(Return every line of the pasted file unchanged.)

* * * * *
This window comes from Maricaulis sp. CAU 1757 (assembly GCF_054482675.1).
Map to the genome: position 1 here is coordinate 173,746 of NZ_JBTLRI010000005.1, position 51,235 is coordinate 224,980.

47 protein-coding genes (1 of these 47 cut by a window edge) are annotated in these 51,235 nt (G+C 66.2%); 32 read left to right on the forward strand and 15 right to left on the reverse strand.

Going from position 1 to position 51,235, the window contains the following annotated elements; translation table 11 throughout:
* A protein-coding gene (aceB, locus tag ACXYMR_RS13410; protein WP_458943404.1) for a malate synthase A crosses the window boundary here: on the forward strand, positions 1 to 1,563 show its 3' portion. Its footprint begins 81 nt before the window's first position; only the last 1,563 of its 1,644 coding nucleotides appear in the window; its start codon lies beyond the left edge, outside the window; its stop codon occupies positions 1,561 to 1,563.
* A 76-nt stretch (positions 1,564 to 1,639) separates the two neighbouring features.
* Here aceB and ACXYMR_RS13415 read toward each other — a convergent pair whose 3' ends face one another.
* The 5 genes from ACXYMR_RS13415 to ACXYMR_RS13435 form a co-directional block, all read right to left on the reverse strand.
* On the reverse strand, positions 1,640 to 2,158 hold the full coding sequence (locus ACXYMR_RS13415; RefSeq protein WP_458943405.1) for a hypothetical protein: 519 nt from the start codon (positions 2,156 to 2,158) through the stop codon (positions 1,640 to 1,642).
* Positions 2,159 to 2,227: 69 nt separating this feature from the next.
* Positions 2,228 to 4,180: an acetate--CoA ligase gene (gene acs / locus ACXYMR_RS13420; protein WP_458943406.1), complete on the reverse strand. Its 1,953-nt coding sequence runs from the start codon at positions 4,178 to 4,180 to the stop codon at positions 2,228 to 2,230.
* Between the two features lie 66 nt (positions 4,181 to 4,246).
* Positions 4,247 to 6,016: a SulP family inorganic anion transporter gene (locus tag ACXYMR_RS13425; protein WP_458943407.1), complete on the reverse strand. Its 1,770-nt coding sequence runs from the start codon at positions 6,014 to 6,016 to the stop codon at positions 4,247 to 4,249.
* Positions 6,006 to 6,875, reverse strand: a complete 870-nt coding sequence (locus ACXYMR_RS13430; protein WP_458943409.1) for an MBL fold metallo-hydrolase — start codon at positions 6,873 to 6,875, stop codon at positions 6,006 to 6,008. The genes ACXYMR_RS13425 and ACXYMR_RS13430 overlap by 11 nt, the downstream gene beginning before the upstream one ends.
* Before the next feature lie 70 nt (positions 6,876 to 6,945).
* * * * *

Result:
This window comes from Maricaulis sp. CAU 1757 (assembly GCF_054482675.1).
Map to the genome: position 1 here is coordinate 173,746 of NZ_JBTLRI010000005.1, position 51,235 is coordinate 224,980.

47 protein-coding genes (1 of these 47 cut by a window edge) are annotated in these 51,235 nt (G+C 66.2%); 32 read left to right on the forward strand and 15 right to left on the reverse strand.

Going from position 1 to position 51,235, the window contains the following annotated elements; translation table 11 throughout:
* A protein-coding gene (aceB, locus tag ACXYMR_RS13410; protein WP_458943404.1) for a malate synthase A crosses the window boundary here: on the forward strand, positions 1 to 1,563 show its 3' portion. Its footprint begins 81 nt before the window's first position; only the last 1,563 of its 1,644 coding nucleotides appear in the window; its start codon lies beyond the left edge, outside the window; its stop codon occupies positions 1,561 to 1,563.
* A 76-nt stretch (positions 1,564 to 1,639) separates the two neighbouring features.
* Here aceB and ACXYMR_RS13415 read toward each other — a convergent pair whose 3' ends face one another.
* The 5 genes from ACXYMR_RS13415 to ACXYMR_RS13435 form a co-directional block, all read right to left on the reverse strand.
* On the reverse strand, positions 1,640 to 2,158 hold the full coding sequence (locus ACXYMR_RS13415; RefSeq protein WP_458943405.1) for a hypothetical protein: 519 nt from the start codon (positions 2,156 to 2,158) through the stop codon (positions 1,640 to 1,642).
* Positions 2,159 to 2,227: 69 nt separating this feature from the next.
* Positions 2,228 to 4,180: an acetate--CoA ligase gene (gene acs / locus ACXYMR_RS13420; protein WP_458943406.1), complete on the reverse strand. Its 1,953-nt coding sequence runs from the start codon at positions 4,178 to 4,180 to the stop codon at positions 2,228 to 2,230.
* Between the two features lie 66 nt (positions 4,181 to 4,246).
* Positions 4,247 to 6,016: a SulP family inorganic anion transporter gene (locus tag ACXYMR_RS13425; protein WP_458943407.1), complete on the reverse strand. Its 1,770-nt coding sequence runs from the start codon at positions 6,014 to 6,016 to the stop codon at positions 4,247 to 4,249.
* Positions 6,006 to 6,875, reverse strand: a complete 870-nt coding sequence (locus ACXYMR_RS13430; protein WP_458943409.1) for an MBL fold metallo-hydrolase — start codon at positions 6,873 to 6,875, stop codon at positions 6,006 to 6,008. The genes ACXYMR_RS13425 and ACXYMR_RS13430 overlap by 11 nt, the downstream gene beginning before the upstream one ends.
* Before the next feature lie 70 nt (positions 6,876 to 6,945).